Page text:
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By Paul Nelson
SALT LAKE CITY -- Don't believe everything you read in your e-mail. Some urban legends that were debunked years ago are being brought back to life by people online.
Just days ago, in fact, KSL received an e-mail from someone saying a group is asking for a hearing with the FCC to remove religious programming from the air, including Music and the Spoken Word.
The e-mail was a petition asking people to join the effort to stop this hearing. The only problem is there is no hearing.
Federal officials say this rumor is a continuation of a request filed in 1974, asking the commission to look into the operating practices of stations owned by religious groups. The request was denied in 1975.
The FCC has received so many inquiries into the untrue rumor it has devoted a whole page of its website just to debunk it.
Some Internet industry officials say rumors seem to spread a lot quicker than the truth does online.
"If somebody is really interested in forwarding on a political rumor that's got them up in arms, they're going to do it right away," says Pete Ashdown, president of XMission.
Ashdown says he's noticed variations of old, debunked urban legends still being passed around online.
Remember the one saying that Bill Gates would pay people $100 for forwarding a specific e-mail? That rumor is still being spread today, except Bill Gates has been replaced by Warren Buffett.
"The interesting thing about these Internet legends is that they mutate, very much like a game of ‘Telephone.' Some subtle details will change," Ashdown says.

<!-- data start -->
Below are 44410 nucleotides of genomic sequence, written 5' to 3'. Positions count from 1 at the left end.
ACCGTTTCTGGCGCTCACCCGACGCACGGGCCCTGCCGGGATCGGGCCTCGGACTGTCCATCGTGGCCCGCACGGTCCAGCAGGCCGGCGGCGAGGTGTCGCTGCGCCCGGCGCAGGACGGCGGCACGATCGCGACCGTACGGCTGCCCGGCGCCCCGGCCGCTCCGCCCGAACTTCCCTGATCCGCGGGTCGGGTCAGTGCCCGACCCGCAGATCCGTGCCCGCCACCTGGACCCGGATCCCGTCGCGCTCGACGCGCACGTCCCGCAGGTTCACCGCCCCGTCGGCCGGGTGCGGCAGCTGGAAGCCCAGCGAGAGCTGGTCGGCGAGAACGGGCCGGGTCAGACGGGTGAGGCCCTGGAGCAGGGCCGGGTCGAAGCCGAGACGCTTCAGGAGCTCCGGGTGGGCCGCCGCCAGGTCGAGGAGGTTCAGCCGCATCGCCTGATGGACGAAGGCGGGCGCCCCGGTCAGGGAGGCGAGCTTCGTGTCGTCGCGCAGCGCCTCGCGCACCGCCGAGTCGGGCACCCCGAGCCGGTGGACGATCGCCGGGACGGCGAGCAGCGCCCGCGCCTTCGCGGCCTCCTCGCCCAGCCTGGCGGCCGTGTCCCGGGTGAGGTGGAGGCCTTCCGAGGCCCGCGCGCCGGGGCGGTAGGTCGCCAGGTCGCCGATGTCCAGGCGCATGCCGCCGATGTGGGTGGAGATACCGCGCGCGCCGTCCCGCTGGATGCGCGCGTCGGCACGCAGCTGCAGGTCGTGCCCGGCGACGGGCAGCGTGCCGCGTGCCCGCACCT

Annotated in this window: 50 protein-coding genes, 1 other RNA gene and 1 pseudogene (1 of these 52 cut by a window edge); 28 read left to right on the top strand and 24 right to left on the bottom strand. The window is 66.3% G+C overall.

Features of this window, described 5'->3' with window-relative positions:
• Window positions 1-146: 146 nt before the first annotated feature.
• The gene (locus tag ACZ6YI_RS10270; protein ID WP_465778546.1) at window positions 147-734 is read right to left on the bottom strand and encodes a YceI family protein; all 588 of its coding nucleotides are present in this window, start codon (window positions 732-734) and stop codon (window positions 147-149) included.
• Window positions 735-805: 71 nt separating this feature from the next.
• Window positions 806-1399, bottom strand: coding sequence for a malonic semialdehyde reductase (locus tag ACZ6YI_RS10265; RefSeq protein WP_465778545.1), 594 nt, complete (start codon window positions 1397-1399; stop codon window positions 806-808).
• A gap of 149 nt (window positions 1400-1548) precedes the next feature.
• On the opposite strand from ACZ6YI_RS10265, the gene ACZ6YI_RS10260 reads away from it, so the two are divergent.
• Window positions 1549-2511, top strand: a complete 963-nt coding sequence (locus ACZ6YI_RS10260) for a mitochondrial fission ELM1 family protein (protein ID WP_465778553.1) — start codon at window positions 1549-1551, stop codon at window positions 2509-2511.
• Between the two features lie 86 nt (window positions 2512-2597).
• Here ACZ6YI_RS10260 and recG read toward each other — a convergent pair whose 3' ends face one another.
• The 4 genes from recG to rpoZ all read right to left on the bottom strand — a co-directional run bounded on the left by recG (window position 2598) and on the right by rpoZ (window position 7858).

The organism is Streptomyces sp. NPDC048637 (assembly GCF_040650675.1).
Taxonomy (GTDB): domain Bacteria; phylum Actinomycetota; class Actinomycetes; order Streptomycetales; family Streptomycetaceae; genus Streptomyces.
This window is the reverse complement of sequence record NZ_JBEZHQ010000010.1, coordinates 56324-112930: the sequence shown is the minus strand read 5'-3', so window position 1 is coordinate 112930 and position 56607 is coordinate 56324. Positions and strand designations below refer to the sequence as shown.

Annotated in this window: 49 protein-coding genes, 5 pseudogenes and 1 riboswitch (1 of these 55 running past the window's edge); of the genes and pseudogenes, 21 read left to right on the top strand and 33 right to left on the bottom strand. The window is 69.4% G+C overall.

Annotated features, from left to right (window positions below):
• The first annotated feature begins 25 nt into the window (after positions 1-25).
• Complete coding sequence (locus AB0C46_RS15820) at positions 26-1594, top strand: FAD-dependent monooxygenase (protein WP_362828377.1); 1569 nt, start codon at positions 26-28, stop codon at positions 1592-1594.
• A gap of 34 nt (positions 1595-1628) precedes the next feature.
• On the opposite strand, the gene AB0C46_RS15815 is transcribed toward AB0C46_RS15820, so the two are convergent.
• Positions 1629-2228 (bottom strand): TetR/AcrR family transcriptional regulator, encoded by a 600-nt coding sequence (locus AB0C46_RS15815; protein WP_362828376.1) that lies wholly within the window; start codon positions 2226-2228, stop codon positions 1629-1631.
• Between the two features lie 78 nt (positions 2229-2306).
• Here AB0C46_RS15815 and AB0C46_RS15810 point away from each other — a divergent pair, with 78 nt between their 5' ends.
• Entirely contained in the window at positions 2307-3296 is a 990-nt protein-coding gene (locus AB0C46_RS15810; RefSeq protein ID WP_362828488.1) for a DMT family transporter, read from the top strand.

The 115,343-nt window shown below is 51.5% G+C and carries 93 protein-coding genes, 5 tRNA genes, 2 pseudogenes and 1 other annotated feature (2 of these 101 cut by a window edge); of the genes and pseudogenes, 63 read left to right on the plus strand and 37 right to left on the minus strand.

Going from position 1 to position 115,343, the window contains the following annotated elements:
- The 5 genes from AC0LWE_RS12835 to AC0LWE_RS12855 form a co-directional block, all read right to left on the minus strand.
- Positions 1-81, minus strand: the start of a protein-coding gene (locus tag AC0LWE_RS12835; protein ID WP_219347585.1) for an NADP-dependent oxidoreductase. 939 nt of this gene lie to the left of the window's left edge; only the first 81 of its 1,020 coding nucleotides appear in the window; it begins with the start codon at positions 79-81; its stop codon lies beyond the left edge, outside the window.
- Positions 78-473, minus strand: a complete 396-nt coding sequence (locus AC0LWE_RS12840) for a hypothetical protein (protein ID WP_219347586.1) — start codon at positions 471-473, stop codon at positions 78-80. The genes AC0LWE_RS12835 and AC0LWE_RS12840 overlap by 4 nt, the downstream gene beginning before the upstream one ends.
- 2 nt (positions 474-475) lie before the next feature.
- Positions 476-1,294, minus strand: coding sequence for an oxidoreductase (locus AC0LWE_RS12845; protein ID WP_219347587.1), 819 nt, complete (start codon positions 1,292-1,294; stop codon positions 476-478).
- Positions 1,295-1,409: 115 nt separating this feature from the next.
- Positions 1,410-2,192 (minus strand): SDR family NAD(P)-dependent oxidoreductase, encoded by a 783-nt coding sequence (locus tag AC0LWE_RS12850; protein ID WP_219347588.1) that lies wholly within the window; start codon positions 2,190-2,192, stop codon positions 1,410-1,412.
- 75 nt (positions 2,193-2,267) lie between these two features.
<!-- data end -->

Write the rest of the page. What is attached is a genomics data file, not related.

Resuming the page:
On occasion, Ashdown says some people will call XMission to ask about some of the rumors they heard about online. Others still contact the company wondering if an e-mail they received from a Nigerian prince is legit, and you'd be surprised how many people still give out their personal information as they reply to that e-mail.
Ashdown says his company has a service that can intercept potentially dangerous e-mails from going out from customers.
"It has a reply address, so all we need to do is look for e-mails going out on our service that are going to that reply address, and we are able to intercept them and not do any damage to our customers," Ashdown explains.
He says one of the best websites that debunks urban legends is Snopes.com, and he recommends people check with that website before they forward something they heard online.
By the way, Jeff Goldblum is very much alive, despite rumors saying he fell off a cliff in New Zealand. Similar urban legends were spread about Tom Hanks and Tom Cruise before the one about Goldblum.